ing of the social group, is a literal fact. Education, in its broadest sense, is the means of this social continuity of life. Every one of the constituent elements of a social group, in a modern city as in a savage tribe, is born immature, helpless, without language, beliefs, ideas, or social standards. Each individual, each unit who is the carrier of the life-experience of his group, in time passes away. Yet the life of the group goes on.
The primary ineluctable facts of the birth and death of each one of the constituent members in a social group determine the necessity of education. On one hand, there is the contrast between the immaturity of the new-born members of the group—its future sole representatives—and the maturity of the adult members who possess the knowledge and customs of the group. On the other hand, there is the necessity that these immature members be not merely physically preserved in adequate numbers, but that they be initiated into the interests, purposes, information, skill, and practices of the mature members: otherwise the group will cease its characteristic life. Even in a savage tribe, the achievements of adults are far beyond what the immature members would be capable of if left to themselves. With the growth of civilization, the gap between the original capacities of the immature and the standards and customs of the elders increases. Mere physical growing up, mere mastery of the bare necessities of subsistence will not suffice to reproduce the life of the group. Deliberate effort and the taking of thoughtful pains are required. Beings who are born not only unaware of, but quite indifferent to, the aims and habits of the social group have to be rendered cognizant of them and actively interested. Education, and education alone, spans the gap.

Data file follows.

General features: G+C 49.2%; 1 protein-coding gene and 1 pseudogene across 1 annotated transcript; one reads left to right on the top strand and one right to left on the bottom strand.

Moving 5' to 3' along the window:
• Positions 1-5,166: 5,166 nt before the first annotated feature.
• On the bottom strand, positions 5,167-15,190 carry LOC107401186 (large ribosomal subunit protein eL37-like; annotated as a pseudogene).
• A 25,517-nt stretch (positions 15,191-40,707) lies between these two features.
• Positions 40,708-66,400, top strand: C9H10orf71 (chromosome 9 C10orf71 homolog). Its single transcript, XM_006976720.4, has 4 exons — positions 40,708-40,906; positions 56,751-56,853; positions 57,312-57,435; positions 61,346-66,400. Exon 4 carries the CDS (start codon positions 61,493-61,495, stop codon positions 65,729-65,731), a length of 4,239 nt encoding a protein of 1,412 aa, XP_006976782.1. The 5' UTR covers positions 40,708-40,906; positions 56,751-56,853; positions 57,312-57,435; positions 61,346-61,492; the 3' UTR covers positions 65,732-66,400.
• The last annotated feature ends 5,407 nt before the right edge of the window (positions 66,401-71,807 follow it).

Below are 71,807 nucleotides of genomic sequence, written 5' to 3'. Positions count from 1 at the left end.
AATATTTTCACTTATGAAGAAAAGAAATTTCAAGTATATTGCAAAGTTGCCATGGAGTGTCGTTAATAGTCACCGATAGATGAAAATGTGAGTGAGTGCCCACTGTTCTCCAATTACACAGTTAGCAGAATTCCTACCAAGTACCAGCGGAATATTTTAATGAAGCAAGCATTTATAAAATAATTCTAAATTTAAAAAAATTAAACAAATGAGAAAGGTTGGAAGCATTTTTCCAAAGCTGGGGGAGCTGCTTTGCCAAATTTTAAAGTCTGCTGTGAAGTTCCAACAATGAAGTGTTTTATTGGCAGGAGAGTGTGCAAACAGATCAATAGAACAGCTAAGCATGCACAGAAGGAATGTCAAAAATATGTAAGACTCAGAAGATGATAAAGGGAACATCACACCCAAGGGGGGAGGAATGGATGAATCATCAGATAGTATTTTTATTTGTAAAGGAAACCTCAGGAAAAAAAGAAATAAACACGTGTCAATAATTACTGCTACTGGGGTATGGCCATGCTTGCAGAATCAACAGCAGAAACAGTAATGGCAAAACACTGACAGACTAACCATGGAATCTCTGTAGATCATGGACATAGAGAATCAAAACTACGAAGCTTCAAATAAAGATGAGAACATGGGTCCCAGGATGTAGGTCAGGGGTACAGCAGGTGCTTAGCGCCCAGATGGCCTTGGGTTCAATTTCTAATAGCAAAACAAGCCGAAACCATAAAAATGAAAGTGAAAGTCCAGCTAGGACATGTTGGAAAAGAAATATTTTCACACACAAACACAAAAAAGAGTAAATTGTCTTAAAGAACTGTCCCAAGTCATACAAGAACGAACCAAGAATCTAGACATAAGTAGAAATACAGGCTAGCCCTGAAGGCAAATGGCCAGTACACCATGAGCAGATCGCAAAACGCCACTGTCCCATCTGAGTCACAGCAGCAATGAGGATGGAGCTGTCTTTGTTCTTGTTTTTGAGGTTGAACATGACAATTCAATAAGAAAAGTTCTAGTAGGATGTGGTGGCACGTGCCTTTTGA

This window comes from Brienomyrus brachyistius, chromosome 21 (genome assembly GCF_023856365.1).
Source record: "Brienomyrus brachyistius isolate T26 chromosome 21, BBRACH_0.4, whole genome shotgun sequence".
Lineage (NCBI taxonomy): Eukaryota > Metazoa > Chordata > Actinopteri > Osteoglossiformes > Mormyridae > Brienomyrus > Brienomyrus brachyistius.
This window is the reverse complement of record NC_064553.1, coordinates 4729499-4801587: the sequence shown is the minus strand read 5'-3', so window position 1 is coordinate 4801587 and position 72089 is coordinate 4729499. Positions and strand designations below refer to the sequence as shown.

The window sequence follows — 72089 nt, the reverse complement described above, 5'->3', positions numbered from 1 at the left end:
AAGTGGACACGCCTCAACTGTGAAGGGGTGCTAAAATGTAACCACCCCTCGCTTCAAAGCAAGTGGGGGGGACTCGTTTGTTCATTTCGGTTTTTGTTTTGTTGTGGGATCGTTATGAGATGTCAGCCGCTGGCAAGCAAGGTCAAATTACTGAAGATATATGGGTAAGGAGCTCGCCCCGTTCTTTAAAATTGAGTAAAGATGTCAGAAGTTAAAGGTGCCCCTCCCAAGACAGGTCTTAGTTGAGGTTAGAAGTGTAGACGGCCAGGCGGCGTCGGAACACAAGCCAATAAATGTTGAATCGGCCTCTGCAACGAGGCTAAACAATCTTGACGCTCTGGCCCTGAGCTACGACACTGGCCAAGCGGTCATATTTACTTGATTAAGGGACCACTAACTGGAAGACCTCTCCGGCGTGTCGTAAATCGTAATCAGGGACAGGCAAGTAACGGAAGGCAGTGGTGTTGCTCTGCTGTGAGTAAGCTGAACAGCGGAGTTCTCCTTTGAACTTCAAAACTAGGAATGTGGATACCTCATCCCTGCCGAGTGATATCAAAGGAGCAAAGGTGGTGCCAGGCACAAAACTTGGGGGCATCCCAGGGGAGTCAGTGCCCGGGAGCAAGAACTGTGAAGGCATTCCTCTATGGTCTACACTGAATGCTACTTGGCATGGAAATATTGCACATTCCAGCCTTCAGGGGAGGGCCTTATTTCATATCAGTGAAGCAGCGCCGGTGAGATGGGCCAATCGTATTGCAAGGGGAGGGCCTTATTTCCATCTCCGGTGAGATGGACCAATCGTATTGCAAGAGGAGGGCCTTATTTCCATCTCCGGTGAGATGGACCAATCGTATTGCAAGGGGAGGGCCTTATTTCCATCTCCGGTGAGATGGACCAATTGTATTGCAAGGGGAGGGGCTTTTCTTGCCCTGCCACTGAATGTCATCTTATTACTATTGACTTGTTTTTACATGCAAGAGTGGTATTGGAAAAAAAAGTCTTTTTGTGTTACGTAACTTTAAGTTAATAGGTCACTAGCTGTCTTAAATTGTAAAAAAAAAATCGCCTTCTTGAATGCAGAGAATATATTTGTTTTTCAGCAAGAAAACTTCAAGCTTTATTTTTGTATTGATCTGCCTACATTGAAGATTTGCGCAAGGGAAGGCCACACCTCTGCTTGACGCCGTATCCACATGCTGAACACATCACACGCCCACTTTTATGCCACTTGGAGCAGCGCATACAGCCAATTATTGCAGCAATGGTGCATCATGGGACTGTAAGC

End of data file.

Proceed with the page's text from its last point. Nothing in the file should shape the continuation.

Society exists through a process of transmission quite as much as biological life. This transmission occurs by means of communication of habits of doing, thinking, and feeling from the older to the younger. Without this communication of ideals,